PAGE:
No water is used in the process and that amount of water which may be used in the hydrolysis of any interester is subsequently liberated by further reaction. The quantity required is, therefore, small and may range from 1 to 5% by weight of the reaction mixture. Quantities in excess of 5% are not beneficial and, in fact, are somewhat harmful as excessive water greatly reduces the degree of reaction.

In general, all of the common commercial, abundant, crystalline, clay minerals may be used, such as: montmorillonite, kaolinite, hectorite, halloysite, attapulgite, sepialite. As a generality, clays vary considerably in composition, depending upon the locality of the deposit and other factors, and many of the commercial clays are mixtures of different chemical compounds. For instance, the commercial bentonites may be used in the practice of this process if they contain sufficient montmorillonite, say 75%. Commercial clays having lesser percentages of crystalline clay mineral may be employed, but it is the crystalline clay minerals which promote the reaction. While there may be rare crystalline clay minerals which cannot be used in this process, such clay minerals are not commercial products and are not mined for the market. All of the mined commercial crystalline clay minerals may be used in this process with good results. The bentonitic clays containing at least 75% montmorillonite are particularly recommended. Also the pH of the clay is preferably above 2 but below 7, and for best results the clay should have a pH in the neighborhood of 3 to 5. While more acid clays may be employed, their use tends to promote the formation of unsaponifiable components in the monomer. Best results are obtained when a lithiam ion is used with the clay. Preferably 0.50 meq Li+/g clay to 2 meq Li+/g clay is used. For optimum results a free radical inhibitor such a p-methoxyphenol is included in the reaction mixture.

Typical C18 feed stocks for the use in the process of this invention include the fatty acids of linseed oil, safflower oil, soybean oil tall oil, cottonseed oil, corn oil, that is, the oils generally known as drying and semi-drying oils. Saturated acids or monounsaturated acids such as oleic acid which may be present do not interfere and are unchanged by the process. Polyunsaturated fatty acid means those fatty acids containing at least two double bond or ethylenic groups. It also includes fatty acids which contain more than two double bond or ethylene groups. If the groups are not conjugated initially, they become so during the process.

The process is carried out by introducing the requisite quantities of acids, clay and water into a vessel equipped with an agitator for maintaining the clay in suspension. Preferably about 1.25 to 3 moles (or one unsaturated equivalent) of acrylic acid are used per each mole of the polyunsaturated C18 fatty acid containing a diene configuration in its chain (or one diene equivalent). The vessel is preferably closed and constructed to withstand the steam pressure which will be generated at the temperature employed. Alternatively, but less desirable, a vessel equipped with a reflux condenser to return the vaporized water may be employed. The charge is heated to the requisite temperature, preferably 220° C. to 250° C. and held at this temperature for a period of approximately 2 hours to 2.5 hours. The charge is then cooled and the pressure released to permit flashing of the water. The contents are then filtered to remove the earth and the filtrate subjected to a conventional fractional distillation to remove the nonpolymerized portion as distillate.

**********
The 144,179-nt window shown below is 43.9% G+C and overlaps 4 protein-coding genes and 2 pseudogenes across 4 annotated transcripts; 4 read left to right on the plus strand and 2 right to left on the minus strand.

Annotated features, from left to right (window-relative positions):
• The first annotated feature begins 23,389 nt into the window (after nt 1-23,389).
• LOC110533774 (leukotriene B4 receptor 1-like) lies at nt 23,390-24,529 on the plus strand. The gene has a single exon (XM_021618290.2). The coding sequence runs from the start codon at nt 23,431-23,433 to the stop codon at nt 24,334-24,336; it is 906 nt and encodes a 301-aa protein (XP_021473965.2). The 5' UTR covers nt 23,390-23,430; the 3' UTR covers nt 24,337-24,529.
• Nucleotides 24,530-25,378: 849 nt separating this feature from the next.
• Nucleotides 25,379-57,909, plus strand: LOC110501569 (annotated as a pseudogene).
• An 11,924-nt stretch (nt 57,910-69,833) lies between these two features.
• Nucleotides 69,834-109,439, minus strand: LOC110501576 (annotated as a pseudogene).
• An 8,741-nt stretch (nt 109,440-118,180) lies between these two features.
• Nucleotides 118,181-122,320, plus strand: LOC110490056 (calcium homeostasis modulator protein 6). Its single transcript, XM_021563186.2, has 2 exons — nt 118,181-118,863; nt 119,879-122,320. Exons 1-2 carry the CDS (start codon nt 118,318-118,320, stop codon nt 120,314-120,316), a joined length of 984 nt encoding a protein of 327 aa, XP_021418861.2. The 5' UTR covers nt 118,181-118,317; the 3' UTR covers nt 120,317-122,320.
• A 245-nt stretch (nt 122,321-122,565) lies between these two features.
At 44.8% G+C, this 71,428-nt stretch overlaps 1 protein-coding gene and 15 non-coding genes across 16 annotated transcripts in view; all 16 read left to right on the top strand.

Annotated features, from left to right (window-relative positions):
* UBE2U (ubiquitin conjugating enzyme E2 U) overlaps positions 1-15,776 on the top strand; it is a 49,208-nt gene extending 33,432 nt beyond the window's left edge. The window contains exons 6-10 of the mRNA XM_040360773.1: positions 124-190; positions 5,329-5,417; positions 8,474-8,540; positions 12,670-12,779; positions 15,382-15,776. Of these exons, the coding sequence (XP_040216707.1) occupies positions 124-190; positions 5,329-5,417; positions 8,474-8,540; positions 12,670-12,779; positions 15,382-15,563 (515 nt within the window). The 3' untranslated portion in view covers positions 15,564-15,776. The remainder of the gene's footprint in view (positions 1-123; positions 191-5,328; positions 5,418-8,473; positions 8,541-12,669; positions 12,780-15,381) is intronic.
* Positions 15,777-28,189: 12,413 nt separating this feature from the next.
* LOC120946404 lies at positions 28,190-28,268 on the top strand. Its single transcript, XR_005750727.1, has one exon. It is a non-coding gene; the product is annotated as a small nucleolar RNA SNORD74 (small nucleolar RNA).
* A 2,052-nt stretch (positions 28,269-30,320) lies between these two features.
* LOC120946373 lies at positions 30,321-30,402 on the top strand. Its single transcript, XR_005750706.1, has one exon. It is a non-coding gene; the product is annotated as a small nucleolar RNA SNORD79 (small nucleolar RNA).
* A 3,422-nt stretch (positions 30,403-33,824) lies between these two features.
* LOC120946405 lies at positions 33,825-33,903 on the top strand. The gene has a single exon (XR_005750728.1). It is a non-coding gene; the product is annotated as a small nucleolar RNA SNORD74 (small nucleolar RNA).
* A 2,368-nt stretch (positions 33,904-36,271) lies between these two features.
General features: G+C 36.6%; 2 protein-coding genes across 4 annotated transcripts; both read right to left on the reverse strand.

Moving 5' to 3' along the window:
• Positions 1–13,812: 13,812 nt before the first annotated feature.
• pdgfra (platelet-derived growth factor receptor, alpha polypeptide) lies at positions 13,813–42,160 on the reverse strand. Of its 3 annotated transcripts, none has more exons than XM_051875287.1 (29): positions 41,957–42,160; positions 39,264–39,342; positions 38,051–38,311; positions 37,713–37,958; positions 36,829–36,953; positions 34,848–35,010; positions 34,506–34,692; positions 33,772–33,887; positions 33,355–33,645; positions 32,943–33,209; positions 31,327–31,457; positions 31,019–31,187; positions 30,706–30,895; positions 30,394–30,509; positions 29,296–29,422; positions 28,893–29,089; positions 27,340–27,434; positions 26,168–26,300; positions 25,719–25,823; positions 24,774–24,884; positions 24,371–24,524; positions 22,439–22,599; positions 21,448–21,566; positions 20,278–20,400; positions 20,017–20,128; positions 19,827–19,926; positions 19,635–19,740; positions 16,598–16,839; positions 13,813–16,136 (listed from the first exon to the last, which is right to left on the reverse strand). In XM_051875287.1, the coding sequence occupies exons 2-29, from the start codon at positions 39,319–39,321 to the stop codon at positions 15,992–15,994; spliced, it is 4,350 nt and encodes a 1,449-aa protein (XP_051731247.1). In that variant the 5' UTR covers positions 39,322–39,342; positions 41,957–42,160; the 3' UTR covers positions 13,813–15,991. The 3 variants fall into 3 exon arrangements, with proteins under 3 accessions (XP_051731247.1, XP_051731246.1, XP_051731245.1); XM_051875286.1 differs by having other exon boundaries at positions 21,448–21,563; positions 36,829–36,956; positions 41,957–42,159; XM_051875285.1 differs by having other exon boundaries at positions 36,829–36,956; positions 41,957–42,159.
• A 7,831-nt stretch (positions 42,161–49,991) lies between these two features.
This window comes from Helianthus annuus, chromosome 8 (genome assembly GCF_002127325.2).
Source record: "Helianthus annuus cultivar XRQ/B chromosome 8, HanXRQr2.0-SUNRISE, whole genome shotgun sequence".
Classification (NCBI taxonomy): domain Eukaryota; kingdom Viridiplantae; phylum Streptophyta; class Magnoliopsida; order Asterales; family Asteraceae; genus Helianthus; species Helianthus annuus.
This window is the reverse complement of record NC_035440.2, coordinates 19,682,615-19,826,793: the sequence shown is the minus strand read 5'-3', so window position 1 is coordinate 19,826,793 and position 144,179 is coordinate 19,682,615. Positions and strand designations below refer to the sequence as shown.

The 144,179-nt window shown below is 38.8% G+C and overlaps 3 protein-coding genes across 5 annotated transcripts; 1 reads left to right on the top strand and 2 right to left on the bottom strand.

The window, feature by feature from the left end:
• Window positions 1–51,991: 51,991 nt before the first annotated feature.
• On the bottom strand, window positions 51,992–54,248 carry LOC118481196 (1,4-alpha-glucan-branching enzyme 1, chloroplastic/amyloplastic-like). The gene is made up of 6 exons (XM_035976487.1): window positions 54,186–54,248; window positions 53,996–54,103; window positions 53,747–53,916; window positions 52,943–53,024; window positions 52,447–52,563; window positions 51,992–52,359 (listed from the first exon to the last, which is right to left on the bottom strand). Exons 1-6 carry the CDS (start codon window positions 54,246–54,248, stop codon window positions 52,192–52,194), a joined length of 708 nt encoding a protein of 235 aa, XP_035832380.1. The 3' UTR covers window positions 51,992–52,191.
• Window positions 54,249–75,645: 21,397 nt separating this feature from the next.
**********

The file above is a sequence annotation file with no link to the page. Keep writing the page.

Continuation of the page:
The following examples all involve the use of the general process just described. In these examples the iodine values were determined by the standard Wij's method. Colors were measured by the Gardner Standards of 1933. The acid equivalent weight and the saponfiication equivalent weight were run by standard methods. All quantities and proportions which are indicated in the foregoing description and in the following examples and claims are by weight.

EXAMPLE 1

To a 300 ml, stainless steel, magna-drive autoclave was added 168 g (0.3 diene eq.) tall oil fatty acid, 32.4 g (0.45 moles) glacial acrylic acid, 11.8 g (7% by weight of tall oil fatty acid) bentonite, 0.3 g (1% by weight of acrylic acid) p-methoxyphenol, and 0.3 g (0.75 meq. Li+/g clay) Li2 CO3. The autoclave was sealed and purged with nitrogen gas three times. The reactants in the closed vessel were heated and stirred at 200° C. for 1 hour, then at 220° C. for 1 hour. Autogenic pressure after that time had risen to 60 psig and the reactants were cooled to room temperature and a sample was taken. The following day 12 g (0.167 moles) of acrylic acid was added to the autoclave and the contents reheated, with stirring, to 240° C. for about one hour. Autogenic pressure reached 298 psig. Then the reactants were cooled to room temperature. The autoclave contents were transferred to a pressure filter where the catalyst was removed. The dark colored filtrate was labeled. See Table I Sample 1 for analytical results.